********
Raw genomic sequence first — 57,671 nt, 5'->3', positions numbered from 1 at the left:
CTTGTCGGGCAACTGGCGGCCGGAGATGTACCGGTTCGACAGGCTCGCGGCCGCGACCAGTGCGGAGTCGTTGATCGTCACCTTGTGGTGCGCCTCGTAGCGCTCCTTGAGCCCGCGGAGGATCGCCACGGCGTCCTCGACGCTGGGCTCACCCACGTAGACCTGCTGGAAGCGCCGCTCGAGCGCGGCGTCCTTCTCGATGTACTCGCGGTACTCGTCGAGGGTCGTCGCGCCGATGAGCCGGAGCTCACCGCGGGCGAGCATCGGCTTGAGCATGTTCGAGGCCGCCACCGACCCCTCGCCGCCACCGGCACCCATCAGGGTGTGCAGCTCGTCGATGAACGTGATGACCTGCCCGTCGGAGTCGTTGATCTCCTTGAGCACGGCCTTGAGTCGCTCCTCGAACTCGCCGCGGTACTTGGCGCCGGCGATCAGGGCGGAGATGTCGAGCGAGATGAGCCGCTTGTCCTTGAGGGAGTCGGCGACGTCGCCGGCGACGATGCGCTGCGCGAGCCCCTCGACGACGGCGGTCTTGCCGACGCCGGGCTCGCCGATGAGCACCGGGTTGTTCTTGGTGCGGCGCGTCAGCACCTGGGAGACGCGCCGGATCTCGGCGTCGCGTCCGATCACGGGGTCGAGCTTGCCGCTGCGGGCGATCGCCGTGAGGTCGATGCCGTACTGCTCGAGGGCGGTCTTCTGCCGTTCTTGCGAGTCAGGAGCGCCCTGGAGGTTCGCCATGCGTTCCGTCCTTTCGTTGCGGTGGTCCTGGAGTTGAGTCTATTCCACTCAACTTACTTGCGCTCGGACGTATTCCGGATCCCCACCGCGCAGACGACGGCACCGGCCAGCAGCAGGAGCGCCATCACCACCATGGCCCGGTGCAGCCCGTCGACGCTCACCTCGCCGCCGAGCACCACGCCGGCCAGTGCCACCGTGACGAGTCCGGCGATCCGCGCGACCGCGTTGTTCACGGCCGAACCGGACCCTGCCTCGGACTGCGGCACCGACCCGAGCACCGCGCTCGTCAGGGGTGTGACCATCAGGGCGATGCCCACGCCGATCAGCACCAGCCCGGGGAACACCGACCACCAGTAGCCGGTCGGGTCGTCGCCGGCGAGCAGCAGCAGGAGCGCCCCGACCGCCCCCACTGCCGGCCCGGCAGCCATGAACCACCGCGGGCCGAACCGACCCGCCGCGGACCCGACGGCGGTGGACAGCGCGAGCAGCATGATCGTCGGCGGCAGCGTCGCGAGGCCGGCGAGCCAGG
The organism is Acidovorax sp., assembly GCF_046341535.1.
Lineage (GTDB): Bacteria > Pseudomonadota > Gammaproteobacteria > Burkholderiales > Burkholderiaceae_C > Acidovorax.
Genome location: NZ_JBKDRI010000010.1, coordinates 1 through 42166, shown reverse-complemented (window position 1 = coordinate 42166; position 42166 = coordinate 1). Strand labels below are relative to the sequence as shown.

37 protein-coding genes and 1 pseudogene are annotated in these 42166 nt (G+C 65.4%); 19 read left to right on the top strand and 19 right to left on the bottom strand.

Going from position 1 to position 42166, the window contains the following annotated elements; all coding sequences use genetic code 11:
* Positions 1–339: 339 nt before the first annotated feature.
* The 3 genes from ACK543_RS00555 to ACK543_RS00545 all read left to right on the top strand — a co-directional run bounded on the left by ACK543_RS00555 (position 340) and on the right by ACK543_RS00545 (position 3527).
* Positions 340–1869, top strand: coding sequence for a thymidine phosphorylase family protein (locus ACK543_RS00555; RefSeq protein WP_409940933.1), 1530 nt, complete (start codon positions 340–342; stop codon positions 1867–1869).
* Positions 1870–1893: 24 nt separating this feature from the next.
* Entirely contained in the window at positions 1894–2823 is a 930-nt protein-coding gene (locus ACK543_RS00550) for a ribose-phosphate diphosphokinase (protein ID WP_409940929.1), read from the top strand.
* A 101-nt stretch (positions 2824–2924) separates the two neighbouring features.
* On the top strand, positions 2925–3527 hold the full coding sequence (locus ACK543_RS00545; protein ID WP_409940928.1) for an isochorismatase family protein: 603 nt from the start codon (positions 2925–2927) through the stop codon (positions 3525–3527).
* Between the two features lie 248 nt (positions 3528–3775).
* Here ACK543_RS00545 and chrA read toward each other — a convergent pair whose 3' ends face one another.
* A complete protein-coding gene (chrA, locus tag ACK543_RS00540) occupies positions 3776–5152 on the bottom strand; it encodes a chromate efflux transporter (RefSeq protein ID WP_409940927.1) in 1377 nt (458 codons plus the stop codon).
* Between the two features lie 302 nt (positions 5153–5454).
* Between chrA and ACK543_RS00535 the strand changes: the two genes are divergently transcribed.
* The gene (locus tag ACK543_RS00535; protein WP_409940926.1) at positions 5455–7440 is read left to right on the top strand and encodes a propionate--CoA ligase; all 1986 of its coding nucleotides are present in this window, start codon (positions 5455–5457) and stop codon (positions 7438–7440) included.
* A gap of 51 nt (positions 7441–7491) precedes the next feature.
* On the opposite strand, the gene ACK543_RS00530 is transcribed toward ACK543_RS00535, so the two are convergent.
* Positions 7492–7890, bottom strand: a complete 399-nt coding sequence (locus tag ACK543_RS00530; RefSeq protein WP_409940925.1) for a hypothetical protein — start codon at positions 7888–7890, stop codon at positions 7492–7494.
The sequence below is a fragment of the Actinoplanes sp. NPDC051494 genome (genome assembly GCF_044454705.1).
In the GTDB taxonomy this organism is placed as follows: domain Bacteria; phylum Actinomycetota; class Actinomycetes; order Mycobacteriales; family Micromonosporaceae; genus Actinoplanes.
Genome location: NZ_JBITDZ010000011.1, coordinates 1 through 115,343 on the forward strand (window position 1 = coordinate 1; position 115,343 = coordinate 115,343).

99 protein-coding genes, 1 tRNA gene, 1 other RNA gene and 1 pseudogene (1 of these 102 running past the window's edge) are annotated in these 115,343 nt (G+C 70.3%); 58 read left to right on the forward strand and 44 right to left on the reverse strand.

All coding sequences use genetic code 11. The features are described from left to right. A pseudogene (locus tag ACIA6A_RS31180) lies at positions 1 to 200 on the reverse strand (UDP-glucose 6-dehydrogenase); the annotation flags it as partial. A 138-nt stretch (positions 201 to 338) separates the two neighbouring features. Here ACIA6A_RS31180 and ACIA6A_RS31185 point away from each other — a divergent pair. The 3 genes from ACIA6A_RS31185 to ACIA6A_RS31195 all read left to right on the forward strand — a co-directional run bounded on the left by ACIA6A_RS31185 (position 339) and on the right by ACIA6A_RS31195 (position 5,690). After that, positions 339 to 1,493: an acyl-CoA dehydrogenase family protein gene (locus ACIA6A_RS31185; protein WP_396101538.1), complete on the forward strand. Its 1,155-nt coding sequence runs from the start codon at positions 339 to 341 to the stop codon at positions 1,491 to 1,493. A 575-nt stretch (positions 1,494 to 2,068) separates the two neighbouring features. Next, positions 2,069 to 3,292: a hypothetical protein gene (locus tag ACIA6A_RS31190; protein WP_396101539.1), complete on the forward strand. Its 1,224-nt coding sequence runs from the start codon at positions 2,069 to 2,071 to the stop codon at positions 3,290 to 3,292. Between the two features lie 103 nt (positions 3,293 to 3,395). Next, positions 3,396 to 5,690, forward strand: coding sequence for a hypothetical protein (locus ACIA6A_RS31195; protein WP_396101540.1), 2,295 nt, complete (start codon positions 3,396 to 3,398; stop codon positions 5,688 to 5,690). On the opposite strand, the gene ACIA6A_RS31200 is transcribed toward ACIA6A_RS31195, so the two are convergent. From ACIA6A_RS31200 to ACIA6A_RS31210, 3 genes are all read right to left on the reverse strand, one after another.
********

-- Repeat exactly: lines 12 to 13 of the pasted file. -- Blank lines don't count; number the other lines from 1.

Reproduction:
* Entirely contained in the window at positions 1894–2823 is a 930-nt protein-coding gene (locus ACK543_RS00550) for a ribose-phosphate diphosphokinase (protein ID WP_409940929.1), read from the top strand.
* A 101-nt stretch (positions 2824–2924) separates the two neighbouring features.